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Nature & Environment 2 Southern California Sushi Chefs Indicted For Allegedly Selling Endangered Whale Meat

2 Southern California Sushi Chefs Indicted For Allegedly Selling Endangered Whale Meat

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First Posted: Feb 02, 2013 09:28 PM EST
2 Southern California Sushi Chefs Indicted For Allegedly Selling Endangered Whale Meat
A federal grand jury has returned a nine-count indictment charging the parent company of The Hump, Typhoon Restaurant Inc, and the two chefs Kiyoshiro Yamamoto and Susumu Ueda for illegally importing and selling sei whales meat. (Photo : Reuters)

A former Santa Monica sushi restaurant 'Hump' which closed its door on 20th March 2010 after twelve years of business and two sushi chefs employees who were employees of Hump, were indicted by a federal grand jury  for selling endangered Sei whale meat. This announcement was made by the U.S Attorney's Office in Los Angeles.

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"The Hump hopes that by closing its doors, it will help bring awareness to the detrimental effect that illegal whaling has on the preservation of our ocean ecosystems and species. Closing the restaurant is a self imposed punishment on top of the fine that will be meted out by the court," says a statement on the company's website.

A federal grand jury has returned a nine-count indictment charging the parent company of The Hump, Typhoon Restaurant Inc, and the two chefs Kiyoshiro Yamamoto and Susumu Ueda for illegally importing and selling sei whales meat, which is protected under the Marine Mammal Protection Act of 1972 and are listed as endangered in the Endangered Species Act of 1973.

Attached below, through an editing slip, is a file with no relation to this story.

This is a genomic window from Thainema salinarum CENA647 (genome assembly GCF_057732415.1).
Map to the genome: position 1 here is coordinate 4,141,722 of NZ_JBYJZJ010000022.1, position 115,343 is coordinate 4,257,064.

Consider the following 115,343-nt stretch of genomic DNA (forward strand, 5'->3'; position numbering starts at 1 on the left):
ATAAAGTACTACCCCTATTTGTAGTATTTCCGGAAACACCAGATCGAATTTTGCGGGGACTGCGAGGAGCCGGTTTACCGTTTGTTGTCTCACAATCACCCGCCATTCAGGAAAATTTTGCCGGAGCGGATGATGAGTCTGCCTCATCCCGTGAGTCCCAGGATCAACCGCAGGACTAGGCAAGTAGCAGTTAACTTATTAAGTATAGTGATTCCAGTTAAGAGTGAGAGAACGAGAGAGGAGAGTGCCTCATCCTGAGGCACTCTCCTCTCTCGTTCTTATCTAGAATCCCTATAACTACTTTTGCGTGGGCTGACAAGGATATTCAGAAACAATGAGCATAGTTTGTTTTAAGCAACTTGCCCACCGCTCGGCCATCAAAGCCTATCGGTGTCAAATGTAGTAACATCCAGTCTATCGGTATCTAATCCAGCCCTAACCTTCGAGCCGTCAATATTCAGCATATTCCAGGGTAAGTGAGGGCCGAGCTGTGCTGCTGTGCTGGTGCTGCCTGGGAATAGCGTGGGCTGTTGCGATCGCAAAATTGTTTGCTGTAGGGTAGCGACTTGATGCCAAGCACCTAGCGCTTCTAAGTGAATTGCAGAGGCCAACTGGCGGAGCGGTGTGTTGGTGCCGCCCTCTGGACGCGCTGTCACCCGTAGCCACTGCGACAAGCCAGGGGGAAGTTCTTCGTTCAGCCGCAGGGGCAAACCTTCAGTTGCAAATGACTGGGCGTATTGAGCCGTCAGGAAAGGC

If convicted, then Yamamoto could face a maximum sentence of 67 years in federal prison; Ueda could face a maximum of 10 years. And the parent company of Hump could be fined $1.2 million.

Yamamoto is charged with covering the purchase of the whale meat from Ginichi Ohira, a Japanese citizen in the U.S who is already in to trouble for selling marine mammal products. The sei whale meat was sold to the chef as fatty tuna. And Ueda is charged with lying to the federal agent about the source of whale meat.  

"Gary Lincenberg, the lawyer for the Hump, said in a statement that the restaurant accepted responsibility for the wrongdoing and would agree to pay a fine and resolve the matter in court," reports New York Times.

The company was busted for its illegal sale of meat after an undercover sting operation was conducted by animal activists and the associate producer of the Oscar-winning documentary "The Cove." The smaples of meat that was served to the activists that were tested at the Marine Mammal Institute, where he confirmed that the meat belonged to sei whale, endangered species.

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